(Phys.org) —A robotic sensor placed in Puget Sound searches for signs of toxic algae and bacteria that contaminate seafood. A successful test run of the Stanford-affiliated project could lead to a network of robots patrolling the area, providing early warnings that could save millions of dollars annually.
The summer waters that fill Puget Sound often attract more than just swimmers and recreational boaters: The warmer than usual currents can encourage widespread toxic algae and bacteria growths throughout the sound.
Scientists can typically determine whether the algae or bacteria are harmful within two days of the bloom, but by then the damage might already be done. If shellfish and other seafood were harvested during a bloom, or shortly before it, the toxin could have made its way to fish markets and dinner plates by the time scientists identify it, prompting public health alerts and expensive recalls of potentially tainted food.
Near the end of July, a group led by Stanford-affiliated marine scientists launched a robotic sensor into Puget Sound's Samish Bay to sniff out the early signs of algal and bacterial blooms in near real time.
When the trial operation wraps this month, the results could provide the framework for a full-time early-warning operation that fishermen could rely on to determine when harvesting conditions are safe, potentially saving millions of dollars in damages each year.
Traditional methods for sensing waterborne toxins rely on collecting samples at sea and then analyzing them in a lab on land. This process can take up to two days, said Kevan Yamahara, an early career fellow focusing on water quality research at the Center for Ocean Solutions, a branch of the Stanford Woods Institute for the Environment.
The new robotic sensor, called an Environmental Sample Processor (ESP), contains automated instruments that can perform the tests on the go.
"Basically, it's a lab in a can," Yamahara said of the tubular robot. "With the ESP, we can have results within four to six hours."
The ESP sucks up water samples and isolates any microbes. Next, the on-board lab uses heat and chemicals to break open the cells and extract their DNA and RNA. The 'bot then runs this genetic material through one of two processes to identify the species and provide an estimate of how much of the stuff is in the water.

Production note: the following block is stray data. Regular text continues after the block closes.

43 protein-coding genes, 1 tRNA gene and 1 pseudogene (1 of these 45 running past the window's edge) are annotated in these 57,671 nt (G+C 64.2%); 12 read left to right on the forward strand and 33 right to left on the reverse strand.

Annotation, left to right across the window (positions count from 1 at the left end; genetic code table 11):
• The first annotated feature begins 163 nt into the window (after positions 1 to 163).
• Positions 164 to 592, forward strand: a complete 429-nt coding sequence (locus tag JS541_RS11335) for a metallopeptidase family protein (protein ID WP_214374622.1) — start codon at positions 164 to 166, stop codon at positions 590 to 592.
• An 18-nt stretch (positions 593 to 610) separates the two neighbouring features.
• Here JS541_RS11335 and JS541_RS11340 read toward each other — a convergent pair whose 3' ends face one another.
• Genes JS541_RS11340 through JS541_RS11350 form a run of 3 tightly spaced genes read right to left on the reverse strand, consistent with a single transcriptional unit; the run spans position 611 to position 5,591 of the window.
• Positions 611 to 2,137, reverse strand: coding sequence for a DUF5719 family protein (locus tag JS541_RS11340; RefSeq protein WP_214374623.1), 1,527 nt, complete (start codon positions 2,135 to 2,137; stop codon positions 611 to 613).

This information is beamed by a cellular modem to the Monterey Bay Aquarium Research Institute (MBARI) – which developed the ESP – to be interpreted by Yamahara's group. A positive test for toxic algae, bacteria or fecal pollution lets scientists identify when a hazardous bloom might be forming. That warning will be posted to the project's website and emailed to fishermen. (Future versions of the system could be mobile and fitted with GPS equipment to pinpoint a bloom's location.)
Because the ESP senses toxins at a point when they could infect seafood, but before they expand into a full bloom, the NOAA Northwest Fisheries Science Center, which co-led the project, estimates that a network of the 'bots could save millions of dollars annually simply by restricting fishing until an episode has passed.
"Sometimes the blooms occur without any warning, which is costly for recalling contaminated product," Yamahara said. "We can hopefully provide an early warning system so that the fishermen know that the microorganisms are present, which can maybe help them make decisions about how to harvest."
So far the fishing industry and health departments have been very supportive of the program, Yamahara said, and both will play a role in establishing a full-time program if the current results are promising.
Yamahara is working with MBARI on the next generation of ESP, which will be smaller and provide results faster. In addition to collaborating with the fishing industry, Yamahara's group is working with the Southern California Coastal Water Research Project on a similar project to monitor water conditions near popular recreational beaches.
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